Friday, August 29, 2014

Fired Weekend: Labor Day 2014

I had the above note waiting for me when I sat down at my computer this morning to write today's post. Oh, well. Guess that means my Labor of Love has come to an end and I get a four-day weekend as a result. So....

Here's Hoping YOUR Labor Day Weekend Has Employment on Both Ends!

Thursday, August 28, 2014

Too Dumb to Drive a Car? Help is On Its Way!

When a driverless car can venture onto Washington, DC streets, the technology has come a long way in a short amount of time.  Ready or not, driverless cars may be here sooner than you think.  Details of a recent spin around the nation's capital, and proposed Department of Transportation rule making that will support future development, can be found in the stories below.

(, August 27, 2014)

Comment: It would appear that with sensors and GPS, the fantasy of the past is going to be the reality of the future. And just in time for my kids to take away my car keys.... "Dad, YOU are not driving anymore unless YOU are on autopilot." Huh? Seriously though, I'm thinking that after reviewing the expanded version of the great graphic in the Post story, once these vehicles hit the streets in mass the World Health Organization is going to have another major theme to review in its ongoing study of: "Electromagnetic Fields and Public Health: Radars and Human Health".

Photo credit:

Wednesday, August 27, 2014

Earthquake Damage Report by Drone

We've all seen them. Earthquake damage reports that are visual. Newspapers, magazines, TV or the Internet - the press giving us maps, photos, graphs, and videos. Now comes damage report by drone.

(LA Times, August 26, 2014)

Comment: Very interesting clip. If you need a reason not to go in a building that looks safe but hasn't been inspected after an earthquake, don't miss examination of the church facade found at 2:50. And, for proof that even modern buildings can have issues in "just" a moderate earthquake, check out the building at 3:57. All of this makes me think there is a future in earthquake damage report by drone!

Graphic credit:

Tuesday, August 26, 2014

FEMA Looking For Comments on Its New Flood Map Service Center

On the 19th of August, FEMA formally announced release of its new Flood Map Service Center (MSC). According to the announcement:
The FEMA Risk MAP program is pleased to announce the successful launch of the newly redesigned FEMA Flood Map Service Center (MSC). In addition to a streamlined and intuitive user interface, the upgraded MSC provides a number of new features and benefits to the public.
Importantly, the MSC is requesting feedback from the public on the site's layout and usability. Details below:

(FEMA News Bulletin, August 19, 2014)

Comments: Per feedback, here's a couple of quick first impressions.

  • Kudos to FEMA for working to improve delivery of the associated suite of products.
  • Product search engine does a nice job of pulling in all available items for an area location (city).

  • The geocoder for street addresses needs improvement - my Minnesota street address defaulted to Missouri instead of offering choices.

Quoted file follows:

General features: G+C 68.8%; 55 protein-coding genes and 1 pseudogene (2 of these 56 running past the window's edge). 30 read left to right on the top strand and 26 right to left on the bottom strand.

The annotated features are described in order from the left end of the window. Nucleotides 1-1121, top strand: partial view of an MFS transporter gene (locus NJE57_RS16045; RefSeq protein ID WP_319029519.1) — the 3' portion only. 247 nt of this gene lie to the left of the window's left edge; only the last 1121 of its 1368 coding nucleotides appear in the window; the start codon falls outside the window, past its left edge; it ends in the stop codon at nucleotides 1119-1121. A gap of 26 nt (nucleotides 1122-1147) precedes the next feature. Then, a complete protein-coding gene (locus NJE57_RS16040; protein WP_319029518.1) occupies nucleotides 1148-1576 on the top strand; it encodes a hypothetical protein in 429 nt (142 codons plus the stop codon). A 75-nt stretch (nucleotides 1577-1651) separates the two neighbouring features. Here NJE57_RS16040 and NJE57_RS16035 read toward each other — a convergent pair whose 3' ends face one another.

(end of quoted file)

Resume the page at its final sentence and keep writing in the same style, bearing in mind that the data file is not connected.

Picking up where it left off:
• Placement of the MSC inside the standard FEMA web layout creates confusing and distracting top and lower borders/menus.
  • MAP Center?  How about placing the interactive map on the home page?

  • Find in the header of site's MSC map search interface the following: "To find your flood map, enter an address, a place, or a set of longitude/latitude coordinates (emphasis added)." REALLY FEMA? How about also offering a search based on the U.S. National Grid? Try this. And, several versions of the code are available for free so there is no excuse except institutional inertia gone bad.

Monday, August 25, 2014

Ferguson Brings Calls For Police Body Cams

Recent events in Ferguson, Missouri have brought focus to the discussion about body camera use by police officers. And oddly, it is one of those rare times when virtually everyone is saying the same thing: The technology is a win-win solution that could go a long way toward keeping similar events from happening in the future. More below:

(The Verge, August 18, 2014)

Comment: Mark me down as another one in favor of this idea. While reviewing some of the stories about this topic that were run here in the past (see below), do the math on the cost of a body camera for every police officer in Ferguson (82 x $399), versus the cost of local law enforcement overtime, State Patrol and Missouri National Guard deployments, community ill will, and civil unrest damages. That one is not even close.

(EPC Updates, January 15, 2014)

(EPC Updates, January 24, 2012)

Graphic Credit: Taser

Thursday, August 21, 2014

Crime Satellites Coming Soon

On June 11, 2014, the United States government relaxed restrictions on commercial satellite vendors so that they can now sell imagery with resolutions down to 25cm to non-military customers. If circumstances in the U.K repeat in the U.S, one of the beneficiaries of this development could be police departments across the nation. More below:

(CNN, August 12, 2014)

Comment: Perhaps. But there is nothing specifically special about collecting imagery with a satellite within the jurisdiction boundary of any one police department that can't be done at least as well with a properly configured aircraft. Where the advantage goes to satellites is when dealing with multi-jurisdictional or regional/national cases where a consistent and detailed view of a crime scene is not otherwise available.